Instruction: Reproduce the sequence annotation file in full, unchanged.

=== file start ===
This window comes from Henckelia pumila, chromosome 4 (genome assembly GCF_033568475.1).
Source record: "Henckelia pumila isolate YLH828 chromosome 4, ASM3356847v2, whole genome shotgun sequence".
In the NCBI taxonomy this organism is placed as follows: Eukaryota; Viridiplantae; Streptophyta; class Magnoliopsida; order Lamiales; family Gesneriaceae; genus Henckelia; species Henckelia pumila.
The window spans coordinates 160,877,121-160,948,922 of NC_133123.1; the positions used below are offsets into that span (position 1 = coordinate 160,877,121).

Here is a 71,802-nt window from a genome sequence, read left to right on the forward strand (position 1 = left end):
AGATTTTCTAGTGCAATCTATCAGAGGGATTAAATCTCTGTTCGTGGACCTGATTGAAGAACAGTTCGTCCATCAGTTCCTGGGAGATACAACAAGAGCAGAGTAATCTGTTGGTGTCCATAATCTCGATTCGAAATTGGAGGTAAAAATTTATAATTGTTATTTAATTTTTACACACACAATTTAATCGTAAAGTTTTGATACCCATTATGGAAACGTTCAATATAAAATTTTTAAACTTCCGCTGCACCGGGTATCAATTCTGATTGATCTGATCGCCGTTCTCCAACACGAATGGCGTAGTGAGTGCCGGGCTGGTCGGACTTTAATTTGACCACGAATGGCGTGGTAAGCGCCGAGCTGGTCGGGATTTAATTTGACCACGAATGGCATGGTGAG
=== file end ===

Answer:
This window comes from Henckelia pumila, chromosome 4 (genome assembly GCF_033568475.1).
Source record: "Henckelia pumila isolate YLH828 chromosome 4, ASM3356847v2, whole genome shotgun sequence".
In the NCBI taxonomy this organism is placed as follows: Eukaryota; Viridiplantae; Streptophyta; class Magnoliopsida; order Lamiales; family Gesneriaceae; genus Henckelia; species Henckelia pumila.
The window spans coordinates 160,877,121-160,948,922 of NC_133123.1; the positions used below are offsets into that span (position 1 = coordinate 160,877,121).

Here is a 71,802-nt window from a genome sequence, read left to right on the forward strand (position 1 = left end):
AGATTTTCTAGTGCAATCTATCAGAGGGATTAAATCTCTGTTCGTGGACCTGATTGAAGAACAGTTCGTCCATCAGTTCCTGGGAGATACAACAAGAGCAGAGTAATCTGTTGGTGTCCATAATCTCGATTCGAAATTGGAGGTAAAAATTTATAATTGTTATTTAATTTTTACACACACAATTTAATCGTAAAGTTTTGATACCCATTATGGAAACGTTCAATATAAAATTTTTAAACTTCCGCTGCACCGGGTATCAATTCTGATTGATCTGATCGCCGTTCTCCAACACGAATGGCGTAGTGAGTGCCGGGCTGGTCGGACTTTAATTTGACCACGAATGGCGTGGTAAGCGCCGAGCTGGTCGGGATTTAATTTGACCACGAATGGCATGGTGAG